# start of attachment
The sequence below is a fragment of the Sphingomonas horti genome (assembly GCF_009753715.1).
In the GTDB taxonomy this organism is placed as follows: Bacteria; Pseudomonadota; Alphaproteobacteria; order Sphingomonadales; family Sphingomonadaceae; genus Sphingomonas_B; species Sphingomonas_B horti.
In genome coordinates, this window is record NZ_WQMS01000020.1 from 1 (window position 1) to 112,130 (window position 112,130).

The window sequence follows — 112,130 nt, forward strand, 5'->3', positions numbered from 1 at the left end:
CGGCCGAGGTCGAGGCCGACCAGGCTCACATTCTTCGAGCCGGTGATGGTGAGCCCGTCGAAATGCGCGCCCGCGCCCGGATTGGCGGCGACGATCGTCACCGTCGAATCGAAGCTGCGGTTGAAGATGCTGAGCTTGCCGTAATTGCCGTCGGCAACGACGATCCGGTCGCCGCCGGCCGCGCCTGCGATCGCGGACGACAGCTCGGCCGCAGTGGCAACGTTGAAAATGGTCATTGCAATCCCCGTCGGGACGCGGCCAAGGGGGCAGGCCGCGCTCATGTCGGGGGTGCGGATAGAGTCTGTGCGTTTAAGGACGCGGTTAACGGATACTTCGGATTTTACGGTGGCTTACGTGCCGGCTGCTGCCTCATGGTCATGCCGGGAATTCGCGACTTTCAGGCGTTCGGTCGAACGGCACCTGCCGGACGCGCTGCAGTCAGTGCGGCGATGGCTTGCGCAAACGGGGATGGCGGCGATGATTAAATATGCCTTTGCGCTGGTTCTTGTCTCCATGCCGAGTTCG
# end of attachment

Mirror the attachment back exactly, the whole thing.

The sequence below is a fragment of the Sphingomonas horti genome (assembly GCF_009753715.1).
In the GTDB taxonomy this organism is placed as follows: Bacteria; Pseudomonadota; Alphaproteobacteria; order Sphingomonadales; family Sphingomonadaceae; genus Sphingomonas_B; species Sphingomonas_B horti.
In genome coordinates, this window is record NZ_WQMS01000020.1 from 1 (window position 1) to 112,130 (window position 112,130).

The window sequence follows — 112,130 nt, forward strand, 5'->3', positions numbered from 1 at the left end:
CGGCCGAGGTCGAGGCCGACCAGGCTCACATTCTTCGAGCCGGTGATGGTGAGCCCGTCGAAATGCGCGCCCGCGCCCGGATTGGCGGCGACGATCGTCACCGTCGAATCGAAGCTGCGGTTGAAGATGCTGAGCTTGCCGTAATTGCCGTCGGCAACGACGATCCGGTCGCCGCCGGCCGCGCCTGCGATCGCGGACGACAGCTCGGCCGCAGTGGCAACGTTGAAAATGGTCATTGCAATCCCCGTCGGGACGCGGCCAAGGGGGCAGGCCGCGCTCATGTCGGGGGTGCGGATAGAGTCTGTGCGTTTAAGGACGCGGTTAACGGATACTTCGGATTTTACGGTGGCTTACGTGCCGGCTGCTGCCTCATGGTCATGCCGGGAATTCGCGACTTTCAGGCGTTCGGTCGAACGGCACCTGCCGGACGCGCTGCAGTCAGTGCGGCGATGGCTTGCGCAAACGGGGATGGCGGCGATGATTAAATATGCCTTTGCGCTGGTTCTTGTCTCCATGCCGAGTTCG